After eating a big farm breakfast the captain and Dave headed west for Sanibel Island. Dave was driving and the captain started reviewing his call list—Big Jesse was at the top of the list—he appeared more than 20 times on the missed calls window. Jesse answered on the first ring and before they could exchange insults Jesse said, “Listen up son it’s hotter than a ten dollar pistol here! The Park Police got a search warrant and searched the boat shack and they’re looking for you and Dave. Delilah tipped them off about the treasure and they’re hot after it.”

“What treasure?” asked the captain. “We don’t know anything about any treasure. I’ll call you back in five minutes.”

“Pull into that McDonalds son.”

“But Pop we just ate.”

“I know,” said the captain. “Give me your cell phone,” and as Dave pulled into the McDonalds the captain bagged up both phones and put them in the trash.
“But, Pop,” protested Dave. “I haven’t called Aura yet. She’ll be worried.”

“No more calls until we get the treasure taken care of and we get back on this side of the state,” insisted the captain. “It’s better for her to be worried than for us to be detained for questioning and those boxes confiscated. Furthermore, drive the speed limit because the cops are out fleecing the great white haired herd that’s migrating north around this time of year.”

“Golly Pop, I was going to invite Aura to sail with me in this year’s “Sweet Hearts of the Caribbean Race,” Dave said dejectedly.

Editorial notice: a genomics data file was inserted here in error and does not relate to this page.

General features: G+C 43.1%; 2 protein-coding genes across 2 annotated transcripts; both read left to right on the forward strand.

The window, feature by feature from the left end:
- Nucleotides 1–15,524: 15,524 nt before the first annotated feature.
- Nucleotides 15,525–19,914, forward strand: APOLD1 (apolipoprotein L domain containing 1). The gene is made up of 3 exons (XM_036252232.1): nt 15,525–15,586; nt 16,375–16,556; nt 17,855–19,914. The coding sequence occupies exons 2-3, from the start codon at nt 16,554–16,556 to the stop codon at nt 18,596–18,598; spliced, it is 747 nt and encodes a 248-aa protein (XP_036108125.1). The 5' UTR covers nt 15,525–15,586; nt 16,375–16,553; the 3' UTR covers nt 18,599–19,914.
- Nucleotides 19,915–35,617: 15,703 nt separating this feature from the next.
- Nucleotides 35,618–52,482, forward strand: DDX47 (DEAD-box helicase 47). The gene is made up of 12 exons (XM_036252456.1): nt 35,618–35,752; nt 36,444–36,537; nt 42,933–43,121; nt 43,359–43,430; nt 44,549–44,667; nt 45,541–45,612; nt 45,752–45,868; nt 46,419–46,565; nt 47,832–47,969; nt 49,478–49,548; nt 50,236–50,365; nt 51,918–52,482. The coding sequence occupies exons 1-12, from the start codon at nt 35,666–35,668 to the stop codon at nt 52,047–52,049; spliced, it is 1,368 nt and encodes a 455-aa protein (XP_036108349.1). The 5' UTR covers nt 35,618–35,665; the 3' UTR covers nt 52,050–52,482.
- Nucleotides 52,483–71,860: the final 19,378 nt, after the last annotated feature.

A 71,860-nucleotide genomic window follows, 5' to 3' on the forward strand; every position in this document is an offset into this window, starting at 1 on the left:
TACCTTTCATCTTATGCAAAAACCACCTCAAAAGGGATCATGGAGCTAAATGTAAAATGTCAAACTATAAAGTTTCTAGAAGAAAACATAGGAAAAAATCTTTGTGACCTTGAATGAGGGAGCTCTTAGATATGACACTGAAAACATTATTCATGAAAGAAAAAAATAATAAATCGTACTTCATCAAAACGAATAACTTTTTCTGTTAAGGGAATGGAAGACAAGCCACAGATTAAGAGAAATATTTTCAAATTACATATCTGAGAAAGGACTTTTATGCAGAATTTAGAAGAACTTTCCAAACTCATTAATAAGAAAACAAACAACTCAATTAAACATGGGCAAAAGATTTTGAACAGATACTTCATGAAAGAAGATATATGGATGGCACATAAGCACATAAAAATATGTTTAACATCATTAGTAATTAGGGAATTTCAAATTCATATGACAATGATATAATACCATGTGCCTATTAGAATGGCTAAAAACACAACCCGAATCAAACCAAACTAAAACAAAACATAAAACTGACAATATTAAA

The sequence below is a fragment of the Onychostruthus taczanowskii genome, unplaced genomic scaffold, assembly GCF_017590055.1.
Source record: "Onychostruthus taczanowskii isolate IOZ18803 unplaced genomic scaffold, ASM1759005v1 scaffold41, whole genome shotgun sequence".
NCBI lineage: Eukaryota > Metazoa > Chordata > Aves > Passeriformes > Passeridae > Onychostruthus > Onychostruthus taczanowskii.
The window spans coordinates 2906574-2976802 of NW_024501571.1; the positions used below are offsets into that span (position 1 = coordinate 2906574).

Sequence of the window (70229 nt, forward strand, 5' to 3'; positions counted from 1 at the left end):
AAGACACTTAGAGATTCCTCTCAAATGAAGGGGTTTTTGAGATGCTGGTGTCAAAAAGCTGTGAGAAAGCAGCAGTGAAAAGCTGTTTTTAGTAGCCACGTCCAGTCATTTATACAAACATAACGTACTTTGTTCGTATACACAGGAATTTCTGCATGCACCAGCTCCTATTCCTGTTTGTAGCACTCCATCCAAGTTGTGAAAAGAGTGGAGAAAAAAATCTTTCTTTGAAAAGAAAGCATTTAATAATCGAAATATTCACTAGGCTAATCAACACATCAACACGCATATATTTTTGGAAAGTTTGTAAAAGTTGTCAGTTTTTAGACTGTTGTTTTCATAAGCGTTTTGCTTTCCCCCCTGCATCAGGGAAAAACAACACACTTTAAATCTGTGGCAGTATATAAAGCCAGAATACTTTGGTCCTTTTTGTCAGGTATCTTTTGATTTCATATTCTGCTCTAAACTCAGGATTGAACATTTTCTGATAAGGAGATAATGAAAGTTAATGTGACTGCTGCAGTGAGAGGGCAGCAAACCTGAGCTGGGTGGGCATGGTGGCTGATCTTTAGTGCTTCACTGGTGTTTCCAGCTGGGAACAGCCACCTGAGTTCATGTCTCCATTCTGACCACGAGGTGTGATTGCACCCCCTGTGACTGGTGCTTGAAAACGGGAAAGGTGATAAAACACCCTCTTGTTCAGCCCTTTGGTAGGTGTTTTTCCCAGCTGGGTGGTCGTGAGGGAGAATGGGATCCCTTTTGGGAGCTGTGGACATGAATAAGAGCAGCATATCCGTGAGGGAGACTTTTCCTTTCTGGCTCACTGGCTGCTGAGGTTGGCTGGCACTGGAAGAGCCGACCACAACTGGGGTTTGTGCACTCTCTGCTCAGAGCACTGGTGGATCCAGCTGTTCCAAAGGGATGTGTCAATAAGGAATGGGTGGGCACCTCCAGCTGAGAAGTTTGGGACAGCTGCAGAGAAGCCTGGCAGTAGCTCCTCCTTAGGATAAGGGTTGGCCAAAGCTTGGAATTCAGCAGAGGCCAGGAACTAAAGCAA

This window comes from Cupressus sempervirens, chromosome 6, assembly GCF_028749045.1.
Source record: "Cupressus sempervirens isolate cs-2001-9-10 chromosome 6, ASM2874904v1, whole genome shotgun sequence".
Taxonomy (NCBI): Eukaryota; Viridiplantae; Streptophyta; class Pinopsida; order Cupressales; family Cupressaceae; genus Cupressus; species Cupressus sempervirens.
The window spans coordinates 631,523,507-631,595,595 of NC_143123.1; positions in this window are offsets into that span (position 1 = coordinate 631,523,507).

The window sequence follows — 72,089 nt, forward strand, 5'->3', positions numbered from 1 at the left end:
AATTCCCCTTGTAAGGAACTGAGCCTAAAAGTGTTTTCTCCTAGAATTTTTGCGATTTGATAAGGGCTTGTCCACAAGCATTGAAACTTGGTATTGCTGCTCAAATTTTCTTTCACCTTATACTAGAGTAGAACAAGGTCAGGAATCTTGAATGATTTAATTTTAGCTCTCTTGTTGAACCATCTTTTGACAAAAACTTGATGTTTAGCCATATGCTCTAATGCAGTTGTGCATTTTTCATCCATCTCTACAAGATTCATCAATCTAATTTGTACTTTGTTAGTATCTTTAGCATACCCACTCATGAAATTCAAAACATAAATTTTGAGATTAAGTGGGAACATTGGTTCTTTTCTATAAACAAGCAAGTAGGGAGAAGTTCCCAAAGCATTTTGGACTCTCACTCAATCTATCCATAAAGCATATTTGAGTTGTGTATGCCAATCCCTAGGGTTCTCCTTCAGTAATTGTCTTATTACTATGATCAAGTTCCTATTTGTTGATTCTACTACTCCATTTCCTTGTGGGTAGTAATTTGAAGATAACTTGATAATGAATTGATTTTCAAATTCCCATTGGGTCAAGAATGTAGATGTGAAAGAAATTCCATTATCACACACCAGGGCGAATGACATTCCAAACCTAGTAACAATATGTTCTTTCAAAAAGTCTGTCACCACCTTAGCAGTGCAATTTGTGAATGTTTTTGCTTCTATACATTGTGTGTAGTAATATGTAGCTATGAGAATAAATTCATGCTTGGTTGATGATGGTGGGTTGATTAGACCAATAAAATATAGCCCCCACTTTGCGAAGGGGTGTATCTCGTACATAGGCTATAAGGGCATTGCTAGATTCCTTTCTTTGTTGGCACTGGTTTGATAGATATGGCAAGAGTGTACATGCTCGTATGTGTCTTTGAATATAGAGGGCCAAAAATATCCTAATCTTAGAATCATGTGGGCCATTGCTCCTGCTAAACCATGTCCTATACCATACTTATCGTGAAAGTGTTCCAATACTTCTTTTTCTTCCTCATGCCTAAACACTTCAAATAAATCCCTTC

“I know son, but everything has changed. We won’t have to remain blacked out much longer, we can off load the treasure at your Aunt’s place on Sanibel Island and get two more pre-paid cell phones. But if the law is looking for us they’ll be monitoring Aura’s phone calls. Time is on our side and I want to keep it that way. The more time that passes before they find us the better—we’re not running, of course, we’re just on vacation—no law against that.”

When we stop for lunch, I can use a pay phone to call a friend in NY who works for Sotheby’s Gallery and I’ll ask her to fly down and evaluate the gems, jewelry and everything else that’s not coin. What’s odd about this treasure is there are more gold escudos than silver pieces of eight—that’s very odd. This treasure makes no sense and I suspect that we’ve connected the wrong legend to it. This was not a fast heist by a pirate crew. What we have here is several different treasures that were stashed over some period of time. The pirate captain who stashed it was either killed or captured and it remained there until you found it. Almost all of the treasure found around here has been under the salt water for hundreds of years and is covered with concretion, but this treasure is as clean as the day it was stashed.”

“Pop, I gave Aura a gold chain with an emerald cross on it that came from this treasure and when she had it appraised before putting it in a safety deposit box, they said it was priceless and they could not figure out how it could’ve found its way to the Caribbean—It had the Spanish Royal family’s insignia stamped on it. They questioned her at length and she told them it came from her deceased mother’s things and that her late father had given it to her and that she had no idea where it came from. They started to get pushy until she told them who her dad was and that he had worked for the C.I.A,” explained Dave.